Nov 13

The marker to the 1st Division, 1st Corps, of the Army of the Potomac. The McPherson Barn is in the right background. This view was taken facing west at approximately 7:40 AM on Friday, November 12, 2010.

Sometime during the night of Thursday, November 11, and the morning of Friday, November 12, the marker to Brigadier General James Wadsworth’s First Division was toppled. We happened upon the marker at the same time that a National Park Service Ranger did. It is unclear at this time whether the monument was struck by a vehicle or whether it was knocked over by other means.

If the marker was struck by a vehicle, it would continue a pattern of motorists striking markers and monuments that are close to the road on highly trafficked areas of the battlefield. Reynold’s Avenue is certainly used quite a lot by locals and is open to local through-traffic even after the park is closed. This view was taken facing southwest at approximately 7:40 AM on Friday, November 12, 2010.

Some folks have mentioned that there is a curious lack of tire tracks that would indicate a vehicle striking the marker. Although, the ground did frost Thursday evening and it’s certainly possible for the marker to have been struck without there being tire marks/tracks. This view was taken facing northeast at approximately 7:40 AM on Friday, November 12, 2010.

It must have been quite a feat to have dislodged the marker without the assistance of a vehicle. This view was taken facing southeast at approximately 7:40 AM on Friday, November 12, 2010.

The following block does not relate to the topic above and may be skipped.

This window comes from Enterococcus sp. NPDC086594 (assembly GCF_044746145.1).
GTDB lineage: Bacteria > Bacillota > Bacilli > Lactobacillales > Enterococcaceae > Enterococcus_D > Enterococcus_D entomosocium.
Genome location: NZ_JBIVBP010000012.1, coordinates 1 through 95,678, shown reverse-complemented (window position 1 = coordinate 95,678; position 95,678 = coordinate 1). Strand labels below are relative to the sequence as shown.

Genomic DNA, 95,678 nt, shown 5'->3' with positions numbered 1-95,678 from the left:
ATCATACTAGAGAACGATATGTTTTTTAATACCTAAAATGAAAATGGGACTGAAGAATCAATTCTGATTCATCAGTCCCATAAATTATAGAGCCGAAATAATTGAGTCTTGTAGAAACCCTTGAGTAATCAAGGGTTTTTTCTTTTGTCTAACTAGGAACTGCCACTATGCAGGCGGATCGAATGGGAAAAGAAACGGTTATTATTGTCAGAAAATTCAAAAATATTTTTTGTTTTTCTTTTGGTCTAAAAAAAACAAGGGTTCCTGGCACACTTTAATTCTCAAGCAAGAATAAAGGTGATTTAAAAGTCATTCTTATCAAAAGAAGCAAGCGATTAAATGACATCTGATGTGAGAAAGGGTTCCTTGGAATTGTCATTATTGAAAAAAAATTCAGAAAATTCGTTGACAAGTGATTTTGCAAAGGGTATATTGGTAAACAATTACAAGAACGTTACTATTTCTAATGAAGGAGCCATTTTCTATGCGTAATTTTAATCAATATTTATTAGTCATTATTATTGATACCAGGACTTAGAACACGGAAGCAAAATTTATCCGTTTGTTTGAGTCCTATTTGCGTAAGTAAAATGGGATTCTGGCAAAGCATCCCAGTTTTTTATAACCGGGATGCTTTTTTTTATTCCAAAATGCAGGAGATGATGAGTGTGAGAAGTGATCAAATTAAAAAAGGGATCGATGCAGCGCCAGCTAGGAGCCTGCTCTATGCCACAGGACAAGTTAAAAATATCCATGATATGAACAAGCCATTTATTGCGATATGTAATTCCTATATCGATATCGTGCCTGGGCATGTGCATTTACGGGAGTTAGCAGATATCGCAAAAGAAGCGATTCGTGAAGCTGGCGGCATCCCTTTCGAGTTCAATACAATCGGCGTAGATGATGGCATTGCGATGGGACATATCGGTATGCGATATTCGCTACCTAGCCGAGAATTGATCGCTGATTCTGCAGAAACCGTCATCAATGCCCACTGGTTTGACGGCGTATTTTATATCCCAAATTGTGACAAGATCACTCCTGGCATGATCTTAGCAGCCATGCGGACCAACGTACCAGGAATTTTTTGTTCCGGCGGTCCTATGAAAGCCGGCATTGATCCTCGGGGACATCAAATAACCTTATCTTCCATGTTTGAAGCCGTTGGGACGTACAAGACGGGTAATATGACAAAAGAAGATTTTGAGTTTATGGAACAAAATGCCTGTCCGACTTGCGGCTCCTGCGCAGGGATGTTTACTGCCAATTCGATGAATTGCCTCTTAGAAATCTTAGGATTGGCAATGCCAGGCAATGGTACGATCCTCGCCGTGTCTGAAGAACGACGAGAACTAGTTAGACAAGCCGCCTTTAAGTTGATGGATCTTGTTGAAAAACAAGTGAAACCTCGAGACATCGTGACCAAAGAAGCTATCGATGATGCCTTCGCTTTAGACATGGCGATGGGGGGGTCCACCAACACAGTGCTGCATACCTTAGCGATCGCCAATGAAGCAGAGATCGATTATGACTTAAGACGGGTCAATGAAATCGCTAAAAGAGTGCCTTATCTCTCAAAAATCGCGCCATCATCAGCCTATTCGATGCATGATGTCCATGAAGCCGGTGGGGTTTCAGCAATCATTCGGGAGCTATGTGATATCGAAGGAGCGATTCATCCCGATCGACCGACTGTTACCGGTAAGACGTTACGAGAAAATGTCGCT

Of course, if it was struck by a vehicle, why isn’t there some sign of impact on the marker? This view was facing northeast at approximately 7:40 AM on Friday, November 12, 2010.

And we weren’t the only ones asking these questions. The National Park Service Ranger who arrived on the scene moments before we did seemed perplexed as well that there were few identifying signs of a vehicular collision. The monument to the 12th Illinois Cavalry is in the right-hand portion of this shot. This view was facing north at approximately 7:40 AM on Friday, November 12, 2010.

The ranger diligently called in the incident to the monument preservation team within the National Park Service and expressed his hope that it can be righted quickly. We couldn’t agree more. The marker was placed on the battlefield in 1910 by the Gettysburg National Military Park Commission. This view was taken facing north at approximately 7:40 AM on Friday, November 12, 2010.


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